Mayor Bill de Blasio’s administration continues the poisonous practices of its predecessors and resumes pesticide spraying in southern Brooklyn on Thursday, September 3, 2020, between the hours of 8:30 p.m. and 6 a.m. the next morning. Supposedly to kill mosquitoes said to be carrying West Nile Virus, there has been little to no public notice, no reports as to why this is needed, and no consideration whatsoever of the health needs of our communities, at any time, but particularly at this time due to COVID-19.
For the spraying, the Health Department will use what it calls “very low” concentrations of Bayer’s DeltaGard®.* (The City continues to also apply Bayer’s carcinogenic herbicide Roundup (glyphosate+arsenic), manufactured by Monsanto. That company was purchased by Bayer for $66 billion two years ago.)
The City says that the risks associated with the pesticide may include short-term eye or throat irritation, or a rash. People with respiratory conditions may also be affected. We’ve had reports of people with serious neurological diseases from spraying of pyrethroids.
To stay safe during the spraying, stay inside whenever possible. Air conditioners can stay on during the process, but only in the “closed” recirculating capacity. After the spraying, wash any skin or clothing that was exposed to the pesticides with soap and water, keep pets (and children!) away from it, and wash all fruits and vegetables with water.
The most effective way to control mosquitoes is to eliminate any standing water. You can report standing water by calling 311 or visiting nyc.gov/health/wnv.
New Yorkers are also encouraged to mosquito-proof their homes and take precautions when spending time outdoors. Use an insect repellent such as those outlined on this website in the section called “Alternatives”. Do NOT use DEET, especially on or anywhere near children, contrary to the City’s continually dangerous advice.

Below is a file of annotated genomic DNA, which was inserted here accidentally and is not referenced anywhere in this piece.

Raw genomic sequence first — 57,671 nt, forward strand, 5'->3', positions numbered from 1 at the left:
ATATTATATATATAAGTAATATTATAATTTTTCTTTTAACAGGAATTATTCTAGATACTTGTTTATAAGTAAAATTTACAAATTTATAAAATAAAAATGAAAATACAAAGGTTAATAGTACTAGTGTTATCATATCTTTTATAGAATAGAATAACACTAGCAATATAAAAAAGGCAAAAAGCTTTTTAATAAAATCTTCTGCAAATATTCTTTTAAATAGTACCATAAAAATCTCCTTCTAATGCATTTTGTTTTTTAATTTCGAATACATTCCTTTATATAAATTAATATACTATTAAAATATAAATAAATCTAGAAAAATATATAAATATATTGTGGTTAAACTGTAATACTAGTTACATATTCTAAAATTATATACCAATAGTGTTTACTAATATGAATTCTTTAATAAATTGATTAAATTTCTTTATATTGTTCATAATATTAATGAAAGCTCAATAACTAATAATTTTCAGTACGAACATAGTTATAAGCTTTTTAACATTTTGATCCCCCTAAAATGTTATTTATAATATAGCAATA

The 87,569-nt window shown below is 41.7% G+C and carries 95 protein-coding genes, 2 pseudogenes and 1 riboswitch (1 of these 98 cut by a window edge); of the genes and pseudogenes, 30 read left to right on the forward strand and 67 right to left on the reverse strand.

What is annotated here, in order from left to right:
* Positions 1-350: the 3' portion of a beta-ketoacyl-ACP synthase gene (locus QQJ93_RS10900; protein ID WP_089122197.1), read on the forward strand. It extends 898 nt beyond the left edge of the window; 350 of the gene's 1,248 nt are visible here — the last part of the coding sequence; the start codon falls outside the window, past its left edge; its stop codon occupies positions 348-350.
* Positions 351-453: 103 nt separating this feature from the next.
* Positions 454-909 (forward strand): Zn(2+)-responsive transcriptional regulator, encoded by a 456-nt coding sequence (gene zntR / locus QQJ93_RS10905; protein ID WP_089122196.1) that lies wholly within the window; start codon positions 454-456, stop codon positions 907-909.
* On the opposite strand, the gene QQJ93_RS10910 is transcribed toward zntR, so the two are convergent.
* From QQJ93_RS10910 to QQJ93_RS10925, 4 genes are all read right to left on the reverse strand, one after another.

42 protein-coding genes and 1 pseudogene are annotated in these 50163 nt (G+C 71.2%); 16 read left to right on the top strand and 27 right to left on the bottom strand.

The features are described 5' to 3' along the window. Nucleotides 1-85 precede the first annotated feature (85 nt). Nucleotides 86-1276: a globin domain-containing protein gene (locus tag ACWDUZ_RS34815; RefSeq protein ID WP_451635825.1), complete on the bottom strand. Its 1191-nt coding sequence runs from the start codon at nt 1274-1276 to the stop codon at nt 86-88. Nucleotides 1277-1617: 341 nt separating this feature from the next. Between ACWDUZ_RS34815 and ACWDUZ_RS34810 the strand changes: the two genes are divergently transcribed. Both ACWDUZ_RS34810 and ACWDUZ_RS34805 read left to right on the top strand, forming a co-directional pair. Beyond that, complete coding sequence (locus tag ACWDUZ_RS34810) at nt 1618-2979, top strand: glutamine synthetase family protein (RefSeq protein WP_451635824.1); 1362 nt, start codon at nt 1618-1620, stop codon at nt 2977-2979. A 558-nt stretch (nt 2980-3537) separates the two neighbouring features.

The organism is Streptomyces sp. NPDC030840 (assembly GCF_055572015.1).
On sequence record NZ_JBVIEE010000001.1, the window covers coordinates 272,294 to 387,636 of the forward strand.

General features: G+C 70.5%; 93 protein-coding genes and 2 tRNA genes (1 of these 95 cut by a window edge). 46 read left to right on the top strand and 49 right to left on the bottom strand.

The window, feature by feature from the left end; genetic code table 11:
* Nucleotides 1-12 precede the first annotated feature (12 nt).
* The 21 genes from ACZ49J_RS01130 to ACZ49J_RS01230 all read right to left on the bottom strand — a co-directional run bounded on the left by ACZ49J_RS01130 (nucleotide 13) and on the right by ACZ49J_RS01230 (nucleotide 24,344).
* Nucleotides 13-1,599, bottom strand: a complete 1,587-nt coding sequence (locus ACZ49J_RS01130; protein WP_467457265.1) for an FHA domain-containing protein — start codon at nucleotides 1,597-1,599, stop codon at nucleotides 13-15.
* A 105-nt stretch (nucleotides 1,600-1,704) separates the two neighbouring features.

What is the effect of deltamethrin (the main ingredient in DeltaGard) on the environment?
The small droplets of deltamethrin released by ultra-low volume sprayers will not fall readily onto land or into water, and are expected to break down in air. As a result, deltamethrin is not expected to cause harm to animals or plants on land or in water. Fogging treatments such as this are typically carried out at night or in early morning when adult mosquitoes are most active, and other non-target organisms are normally less active.
According to the Manufacturer’s Data Sheet, DeltaGard “contains material which are Trade Secret and may have Occupational Exposure Limits.”
Deltamethrin caused neurobehavioral effects and/or neuropathological changes in animal studies. “The toxic effects of Deltamethrin are related to transient hyperactivity typical for pyrethroid neurotoxicity.”
“This product contains material(s) which are Trade Secret and are on various Regulatory Lists. These material(s) are not listed below,” and are kept secret intentionally “for proprietary reasons” (which means to make millions in profits from it without revealing what it is).